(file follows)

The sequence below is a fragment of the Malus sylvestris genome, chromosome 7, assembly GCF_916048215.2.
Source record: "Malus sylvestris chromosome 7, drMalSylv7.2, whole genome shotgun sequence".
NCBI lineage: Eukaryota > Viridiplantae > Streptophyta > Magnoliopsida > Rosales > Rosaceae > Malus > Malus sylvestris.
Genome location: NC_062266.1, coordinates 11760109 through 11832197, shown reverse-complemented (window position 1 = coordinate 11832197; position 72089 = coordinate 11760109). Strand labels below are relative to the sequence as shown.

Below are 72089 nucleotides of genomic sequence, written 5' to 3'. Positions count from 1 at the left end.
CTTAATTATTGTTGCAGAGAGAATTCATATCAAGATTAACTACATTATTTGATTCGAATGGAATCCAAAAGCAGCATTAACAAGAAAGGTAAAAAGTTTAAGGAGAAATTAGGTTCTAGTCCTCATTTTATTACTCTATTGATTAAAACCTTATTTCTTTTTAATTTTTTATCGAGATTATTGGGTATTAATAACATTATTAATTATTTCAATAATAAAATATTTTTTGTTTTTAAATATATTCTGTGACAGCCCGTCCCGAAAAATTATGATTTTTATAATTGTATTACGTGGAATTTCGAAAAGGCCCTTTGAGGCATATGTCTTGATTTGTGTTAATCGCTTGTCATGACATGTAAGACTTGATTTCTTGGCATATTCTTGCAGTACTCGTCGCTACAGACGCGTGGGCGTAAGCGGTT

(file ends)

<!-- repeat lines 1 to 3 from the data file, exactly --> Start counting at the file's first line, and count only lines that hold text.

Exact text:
The sequence below is a fragment of the Malus sylvestris genome, chromosome 7, assembly GCF_916048215.2.
Source record: "Malus sylvestris chromosome 7, drMalSylv7.2, whole genome shotgun sequence".
NCBI lineage: Eukaryota > Viridiplantae > Streptophyta > Magnoliopsida > Rosales > Rosaceae > Malus > Malus sylvestris.